I’ll confess: the thought of learning mouth-to-snout resuscitation was almost a deal-breaker.
I don’t even know human first aid, so the fact that I took on this class first shows how much value I put on Fido. My own cuts, scrapes and stomach upsets are easy to deal with, but faced with fur, fangs and a creature a fraction of my size, I’m left wringing my hands.
Or rather, I used to be. As a recent graduate of Denise Fleck’s Sunny-dog Ink Pet First Aid and CPR class, I now have the basic know-how and tools to respond for Joey’s sake.
Here are the key lessons I learned:
- Prevention is better than treatment. It’s easier to keep the box of chocolates out of the dog’s reach than to treat to treat him later.
- Do a weekly head-to-tail check of your dog marking your findings on a sketch or drawing. The check includes the condition of the dog’s skin, the condition of his coat, his eyes, ears, mouth, teeth, belly, paws (including pads, toes and claws) and pulse and breathing rate. “It teaches you what’s normal for your dog,” she said.
- Do a dog’s eye level safety check of your home.
- Know where the nearest animal emergency center is in relation to your home, your favorite dog park or anywhere else you frequently go with your dog. Check their hours, services and how they accept payment before you need their help. Much of first aid is buying time until you can get your pet to a fully trained veterinarian.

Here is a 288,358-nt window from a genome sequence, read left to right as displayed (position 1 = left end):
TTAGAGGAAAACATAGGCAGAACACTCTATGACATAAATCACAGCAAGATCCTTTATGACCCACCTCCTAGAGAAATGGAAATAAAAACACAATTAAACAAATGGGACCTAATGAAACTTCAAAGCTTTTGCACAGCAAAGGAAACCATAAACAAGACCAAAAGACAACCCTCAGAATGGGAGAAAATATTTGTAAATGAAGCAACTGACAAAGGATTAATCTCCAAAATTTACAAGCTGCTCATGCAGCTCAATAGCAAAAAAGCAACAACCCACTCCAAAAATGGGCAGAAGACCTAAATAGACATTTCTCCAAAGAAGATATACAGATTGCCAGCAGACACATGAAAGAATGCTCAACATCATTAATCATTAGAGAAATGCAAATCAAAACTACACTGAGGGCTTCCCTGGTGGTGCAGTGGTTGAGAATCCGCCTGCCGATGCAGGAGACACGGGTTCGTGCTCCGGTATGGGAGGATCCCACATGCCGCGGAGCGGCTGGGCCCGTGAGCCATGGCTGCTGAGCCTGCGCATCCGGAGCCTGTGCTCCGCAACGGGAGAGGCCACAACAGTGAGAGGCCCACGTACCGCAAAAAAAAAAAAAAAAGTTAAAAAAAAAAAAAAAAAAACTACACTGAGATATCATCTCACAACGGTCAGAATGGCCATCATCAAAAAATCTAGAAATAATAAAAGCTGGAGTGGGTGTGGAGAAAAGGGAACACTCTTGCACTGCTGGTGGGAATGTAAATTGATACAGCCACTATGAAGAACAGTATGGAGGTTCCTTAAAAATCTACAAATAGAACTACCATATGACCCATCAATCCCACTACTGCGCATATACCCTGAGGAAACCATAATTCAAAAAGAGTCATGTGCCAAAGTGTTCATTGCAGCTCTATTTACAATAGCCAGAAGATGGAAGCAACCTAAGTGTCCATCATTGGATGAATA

- Have a disaster plan for taking care of your pets. Remember that in a disaster, many shelters serving humans don’t accept pets and pressures on doggie day care center, kennels and other shelters will be intense after an emergency.
- Practice, practice, practice. Knowing how to muzzle a dog quickly saves time in an emergency and saves you a possible bite. Practicing regularly on your own pets desensitizes them to the process. Regularly reviewing a pet first aid book keeps information fresh in your mind.
Has pet first aid training changed my life?
Yes, in some ways. I now have a first aid kit for Joey, which I’ve decided I will also use as the household first aid kit. As the photo shows, I’ve been practicing my muzzling and bandaging kills, much to Joey’s disgust. On dog walks, I now carry a simple leash that I can loop around a dog into a harness in the event that Joey’s fails or we encounter a loose dog.
Reviewing disaster preparations has gotten a lot of attention in our household over the last several months, but still has a ways to go to be stable. Joey’s well-being is definitely a part of that.